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As Obama's Administration continued to dither, ever-increasing numbers of protesters were being lost and more placards expressing their frustration became evident. And the Egyptians have done it themselves. That was the perception, at least, among the protesters: they ousted Mubarak through a popular uprising, despite whatever negotiations may have taken place behind closed doors. Indeed, so dogged was their focus on removing Mubarak from office that little consideration was given to what should come next. "I'm here because I want to know what's next," Mariam Abuo-Ouf, a film director aged 31, told me. "The first day I was here, I came to say ‘Change the system, down with Mubarak.' Now I want to make sure the right voice comes across to the people, not the strongest voice, not anything that's militant or Islamist. Right now everyone's just shouting, ‘Down with Mubarak' but they're not saying what they want."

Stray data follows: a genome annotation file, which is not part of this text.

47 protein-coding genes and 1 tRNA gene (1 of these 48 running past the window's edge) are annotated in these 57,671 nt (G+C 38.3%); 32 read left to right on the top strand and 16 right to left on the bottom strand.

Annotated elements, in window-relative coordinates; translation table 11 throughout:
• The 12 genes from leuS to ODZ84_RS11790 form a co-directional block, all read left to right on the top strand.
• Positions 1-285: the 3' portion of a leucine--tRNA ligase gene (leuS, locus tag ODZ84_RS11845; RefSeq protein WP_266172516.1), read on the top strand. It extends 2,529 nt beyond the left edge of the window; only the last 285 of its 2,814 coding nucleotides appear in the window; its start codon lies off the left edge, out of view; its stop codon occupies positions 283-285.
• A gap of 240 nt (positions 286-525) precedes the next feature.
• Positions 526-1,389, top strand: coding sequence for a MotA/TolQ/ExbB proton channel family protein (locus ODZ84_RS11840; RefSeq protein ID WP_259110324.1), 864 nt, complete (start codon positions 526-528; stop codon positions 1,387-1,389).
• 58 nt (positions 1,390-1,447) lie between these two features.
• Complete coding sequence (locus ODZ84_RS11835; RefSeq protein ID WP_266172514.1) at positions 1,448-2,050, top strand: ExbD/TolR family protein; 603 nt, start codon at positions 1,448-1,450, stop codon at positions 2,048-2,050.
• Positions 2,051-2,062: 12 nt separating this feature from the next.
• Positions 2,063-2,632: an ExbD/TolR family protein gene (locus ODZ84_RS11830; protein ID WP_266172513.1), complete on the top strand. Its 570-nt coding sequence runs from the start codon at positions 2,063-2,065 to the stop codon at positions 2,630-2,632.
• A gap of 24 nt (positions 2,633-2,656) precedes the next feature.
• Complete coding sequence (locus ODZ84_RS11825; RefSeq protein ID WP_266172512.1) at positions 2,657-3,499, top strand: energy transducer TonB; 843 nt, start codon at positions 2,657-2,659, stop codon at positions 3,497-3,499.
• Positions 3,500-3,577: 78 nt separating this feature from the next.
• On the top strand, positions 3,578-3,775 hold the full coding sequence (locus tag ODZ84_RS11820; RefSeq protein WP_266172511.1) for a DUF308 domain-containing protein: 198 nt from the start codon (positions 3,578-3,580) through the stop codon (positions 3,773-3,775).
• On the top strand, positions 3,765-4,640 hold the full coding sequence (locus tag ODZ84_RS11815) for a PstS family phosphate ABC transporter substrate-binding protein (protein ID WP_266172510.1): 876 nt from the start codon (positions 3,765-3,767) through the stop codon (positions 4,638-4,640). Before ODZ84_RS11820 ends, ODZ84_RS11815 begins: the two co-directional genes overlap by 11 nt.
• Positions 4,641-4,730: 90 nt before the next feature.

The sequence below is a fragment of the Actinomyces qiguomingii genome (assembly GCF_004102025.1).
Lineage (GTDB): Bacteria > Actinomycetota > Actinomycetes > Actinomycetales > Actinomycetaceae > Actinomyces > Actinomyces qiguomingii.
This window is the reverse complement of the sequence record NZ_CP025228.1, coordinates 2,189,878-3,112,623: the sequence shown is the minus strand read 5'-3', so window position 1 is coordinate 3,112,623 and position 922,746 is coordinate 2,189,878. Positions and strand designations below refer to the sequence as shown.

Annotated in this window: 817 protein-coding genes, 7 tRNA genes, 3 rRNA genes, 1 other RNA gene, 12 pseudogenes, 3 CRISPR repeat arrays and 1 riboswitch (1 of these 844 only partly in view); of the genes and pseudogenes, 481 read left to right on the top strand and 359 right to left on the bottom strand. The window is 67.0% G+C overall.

Egypt's next steps will certainly be difficult ones. These protests were always about a meaningful and secular reform. That said, events may still conspire to benefit the Islamists. Obama's uneven approach to the crisis will let groups like the Muslim Brotherhood sell the lie that America failed to back them because it wants to undermine Islam, or indeed that the West only selectively applies its principles to Muslims. If the protest movement now unravels, a potentially brittle — but united — Islamist movement might yet find itself emboldened beyond even its own expectations.

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